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What is the interest of any buyer (or seller) of shares to give a long-lasting buy (or sell) order?

I will give an example. Let's say I own shares, currently priced at $10, of a pharmaceutical startup that develop a new drug. I plan to sell some of those stocks in case the stock raises, for example above $12. I have two options:

  1. A long-lasting sell order at $12; but in that case I'm guaranteed to never sell above that price.
  2. To wait until the price goes up, and then at that point to give a sell order.

In the case of a positive, sudden and unexpected event (for example, a very promising result from a drug trial, public takeover, etc), the share price could boldly go up, for example up to $20. In option 1, I earn $12. In option 2, I earn $20. (This reasoning also work in reverse, with unexpected bad news.)

But as far as I can see, there are always many long-lasting orders in any stock exchange "waiting queue". I understand that the stock market mechanism rely on having an order queue to fix a price; but for me placing an order that will last more than a few minutes long does not really make sense, as you risk missing an important information in this time window.

So, what's the point, and who is doing this?

  • It makes a lot more sense when paired with something like fundamental analysis. If you believe a stock ought to be valued at $12 (or only a little above), but it is currently less than that, then putting in a long-term offer to sell at $12 makes sense because if it hits that you think it ought not go higher (if everyone involved was rational, etc.). Any higher and it is overvalued, aka "a sucker's bet". The problem is that you have limited upside potential ($2 profit per share at max), but far less limited downside potential (could go to $0). Rough situation to win long-term. – BrianH Jul 27 at 22:09
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You miss a 3rd scenario - what if the price bumps up to $12.05, and then drops back down to $11.50? If you wait to do this yourself, and don't have a standing sell order, you could likely miss the window of opportunity.

But deeper than that, let's address the hidden psychology in what you're suggesting:

"If I personally see the price rise quickly to $13, I will know that the price could keep rising to $20, and therefore I should wait until it hits $20, because I will watch the charts and know where the price will be." - This is a fallacy. So called 'technical analysis', which relies on making trades based on the current charting of a stock's price, is not universally admired. Personally, I feel it is a pair of rose-coloured glasses over a gambling problem.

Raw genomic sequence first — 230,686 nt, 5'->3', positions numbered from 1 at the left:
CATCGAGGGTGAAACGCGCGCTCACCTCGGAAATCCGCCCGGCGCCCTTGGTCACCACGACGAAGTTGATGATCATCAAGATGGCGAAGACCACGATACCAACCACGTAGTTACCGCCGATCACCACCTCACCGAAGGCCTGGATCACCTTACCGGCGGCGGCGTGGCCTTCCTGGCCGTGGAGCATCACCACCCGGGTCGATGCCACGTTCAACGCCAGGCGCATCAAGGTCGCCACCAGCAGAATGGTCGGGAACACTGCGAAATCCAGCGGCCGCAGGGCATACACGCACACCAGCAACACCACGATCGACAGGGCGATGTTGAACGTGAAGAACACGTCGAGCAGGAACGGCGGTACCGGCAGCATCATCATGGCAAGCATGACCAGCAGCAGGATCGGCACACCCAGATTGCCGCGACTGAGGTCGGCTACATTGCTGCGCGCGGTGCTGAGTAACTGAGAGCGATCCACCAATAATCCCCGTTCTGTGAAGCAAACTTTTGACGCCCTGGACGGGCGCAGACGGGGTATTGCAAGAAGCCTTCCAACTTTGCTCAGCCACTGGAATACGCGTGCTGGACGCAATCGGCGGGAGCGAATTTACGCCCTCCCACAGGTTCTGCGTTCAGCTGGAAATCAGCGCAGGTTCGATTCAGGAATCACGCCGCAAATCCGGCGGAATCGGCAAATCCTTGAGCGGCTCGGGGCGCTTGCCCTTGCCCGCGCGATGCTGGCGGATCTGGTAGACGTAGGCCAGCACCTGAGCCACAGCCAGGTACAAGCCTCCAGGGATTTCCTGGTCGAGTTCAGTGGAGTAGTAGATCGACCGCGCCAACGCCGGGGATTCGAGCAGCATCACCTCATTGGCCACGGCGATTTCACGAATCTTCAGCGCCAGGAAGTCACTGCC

Be careful that you are not tricking yourself that you know more than you do about the stock market, or you could end up burned.

  • Fair answer. But for your 3rd scenario, would an automatic alarm on a price target not be better? In the case of my pharmaceutical startup, the probability of a very sudden big raise (or fall) is high, for example with clinical results or FDA approval. Even for large companies, sudden unexpected external news can happen: public offering, fraud... (I'm not talking about technical analysis at all here, but unexpected news strongly affecting a company value). – Laurent Grégoire Jul 26 at 13:47
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    @LaurentGrégoire It would only be 'better' in the sense that it would allow you the illusion of control so that you could watch the price with your finger over the 'sell' button, pretending that you knew which direction it would go. I don't mean to be tooooo glib about this but make sure you understand your limitations and that it is easy for our brains to trick us into recognizing 'patterns' that do not exist. – Grade 'Eh' Bacon Jul 26 at 13:52
  • I'm not talking at all about recognizing patterns in stock fluctuation here (I do not trust them at all too). I'm just saying this because recently a stock I own took 30% up in a matter of seconds, just because of a public offering. In that particular case, it's way better to wait to know at which price the public offering is made before selling. Same when a fraud is found, better wait before buying too high... – Laurent Grégoire Jul 26 at 13:58
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    Automatic alarms on a price target might be better if you can access them. What happens if you have a full time job and you can't watch your stock during the day? Many times I have seen a stock rise 5-10 points or more on an earnings announcement or surprise new, only to see the gain gone shortly thereafter. Last month, a small biotech company gained 25% on an FDA approval, only to drop nearly 40% the next day. That's where GTC orders succeed. – Bob Baerker Jul 26 at 15:37
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FWIW, this is called a Good-Til-Cancelled Order. It lasts until the order is completed or cancelled. However, brokerage firms tend to limit the length of time that a GTC order can be open.

If share price is $10 and there's the potential for a very promising result from a drug trial or a public takeover, why would you ever put in a sell order at $12 if you thought that price could hit $20 ?